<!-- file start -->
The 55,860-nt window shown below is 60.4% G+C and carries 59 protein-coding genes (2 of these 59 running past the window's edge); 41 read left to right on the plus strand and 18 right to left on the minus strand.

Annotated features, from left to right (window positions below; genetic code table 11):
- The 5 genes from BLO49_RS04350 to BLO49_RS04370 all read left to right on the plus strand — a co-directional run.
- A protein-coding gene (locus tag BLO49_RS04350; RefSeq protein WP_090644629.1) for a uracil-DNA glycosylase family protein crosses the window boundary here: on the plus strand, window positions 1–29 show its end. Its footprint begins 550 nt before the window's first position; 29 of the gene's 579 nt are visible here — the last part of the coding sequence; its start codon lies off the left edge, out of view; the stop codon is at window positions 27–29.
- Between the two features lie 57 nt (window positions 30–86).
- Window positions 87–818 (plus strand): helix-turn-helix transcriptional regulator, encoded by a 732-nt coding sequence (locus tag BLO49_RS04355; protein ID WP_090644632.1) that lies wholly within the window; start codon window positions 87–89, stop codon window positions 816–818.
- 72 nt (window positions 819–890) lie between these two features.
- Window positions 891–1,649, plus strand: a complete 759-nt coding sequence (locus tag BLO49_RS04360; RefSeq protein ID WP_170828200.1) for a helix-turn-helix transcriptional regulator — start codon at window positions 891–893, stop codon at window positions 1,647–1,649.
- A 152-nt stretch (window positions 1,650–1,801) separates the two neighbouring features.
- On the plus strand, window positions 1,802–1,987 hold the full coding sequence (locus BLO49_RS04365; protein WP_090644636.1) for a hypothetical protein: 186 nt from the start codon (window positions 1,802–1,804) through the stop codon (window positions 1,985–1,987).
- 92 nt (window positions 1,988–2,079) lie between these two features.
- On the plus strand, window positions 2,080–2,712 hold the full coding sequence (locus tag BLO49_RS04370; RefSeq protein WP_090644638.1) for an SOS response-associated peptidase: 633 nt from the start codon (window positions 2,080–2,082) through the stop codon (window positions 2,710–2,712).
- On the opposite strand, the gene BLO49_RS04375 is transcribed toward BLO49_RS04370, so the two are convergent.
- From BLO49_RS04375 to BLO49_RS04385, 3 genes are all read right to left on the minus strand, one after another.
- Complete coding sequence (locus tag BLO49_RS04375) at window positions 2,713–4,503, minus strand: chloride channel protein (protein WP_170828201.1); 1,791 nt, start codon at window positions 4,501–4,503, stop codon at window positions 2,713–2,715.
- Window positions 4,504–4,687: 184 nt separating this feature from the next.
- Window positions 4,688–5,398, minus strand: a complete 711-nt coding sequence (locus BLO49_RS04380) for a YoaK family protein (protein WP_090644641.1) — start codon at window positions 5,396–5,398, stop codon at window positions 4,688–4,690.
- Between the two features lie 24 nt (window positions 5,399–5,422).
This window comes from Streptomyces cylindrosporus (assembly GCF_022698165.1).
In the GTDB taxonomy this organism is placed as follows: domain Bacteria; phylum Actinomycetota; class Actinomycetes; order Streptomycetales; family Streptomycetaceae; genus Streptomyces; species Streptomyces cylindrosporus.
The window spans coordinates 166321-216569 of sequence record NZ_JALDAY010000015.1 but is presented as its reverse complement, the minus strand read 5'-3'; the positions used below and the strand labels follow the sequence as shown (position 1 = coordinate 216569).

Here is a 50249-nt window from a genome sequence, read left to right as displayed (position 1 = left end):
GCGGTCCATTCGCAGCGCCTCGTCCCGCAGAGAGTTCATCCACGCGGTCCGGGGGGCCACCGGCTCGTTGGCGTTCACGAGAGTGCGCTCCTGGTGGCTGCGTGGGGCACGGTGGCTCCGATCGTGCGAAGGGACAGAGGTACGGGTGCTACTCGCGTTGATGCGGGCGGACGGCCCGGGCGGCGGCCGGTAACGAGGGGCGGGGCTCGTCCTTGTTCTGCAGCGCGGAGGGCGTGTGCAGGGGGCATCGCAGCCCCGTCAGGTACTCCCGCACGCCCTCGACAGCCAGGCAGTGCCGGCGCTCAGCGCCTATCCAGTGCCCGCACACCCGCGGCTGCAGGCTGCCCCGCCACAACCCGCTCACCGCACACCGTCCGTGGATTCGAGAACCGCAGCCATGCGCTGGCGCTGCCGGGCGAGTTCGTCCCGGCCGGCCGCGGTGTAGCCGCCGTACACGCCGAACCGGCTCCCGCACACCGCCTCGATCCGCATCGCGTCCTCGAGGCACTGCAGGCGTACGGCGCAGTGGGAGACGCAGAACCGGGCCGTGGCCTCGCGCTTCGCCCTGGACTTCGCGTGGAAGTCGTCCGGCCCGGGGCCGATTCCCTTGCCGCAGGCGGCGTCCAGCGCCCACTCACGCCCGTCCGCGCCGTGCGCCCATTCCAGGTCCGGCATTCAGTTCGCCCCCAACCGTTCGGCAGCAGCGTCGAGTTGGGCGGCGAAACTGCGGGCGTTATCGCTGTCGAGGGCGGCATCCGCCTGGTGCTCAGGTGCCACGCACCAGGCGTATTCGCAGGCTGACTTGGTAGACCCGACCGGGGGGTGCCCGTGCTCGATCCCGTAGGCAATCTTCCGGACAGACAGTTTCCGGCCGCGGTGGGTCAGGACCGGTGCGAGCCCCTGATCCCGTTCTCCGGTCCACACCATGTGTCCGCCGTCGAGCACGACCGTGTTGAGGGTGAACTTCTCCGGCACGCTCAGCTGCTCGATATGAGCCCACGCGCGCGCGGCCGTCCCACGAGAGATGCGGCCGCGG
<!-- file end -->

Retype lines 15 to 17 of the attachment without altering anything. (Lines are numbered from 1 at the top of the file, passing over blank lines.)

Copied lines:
- Complete coding sequence (locus tag BLO49_RS04375) at window positions 2,713–4,503, minus strand: chloride channel protein (protein WP_170828201.1); 1,791 nt, start codon at window positions 4,501–4,503, stop codon at window positions 2,713–2,715.
- Window positions 4,504–4,687: 184 nt separating this feature from the next.
- Window positions 4,688–5,398, minus strand: a complete 711-nt coding sequence (locus BLO49_RS04380) for a YoaK family protein (protein WP_090644641.1) — start codon at window positions 5,396–5,398, stop codon at window positions 4,688–4,690.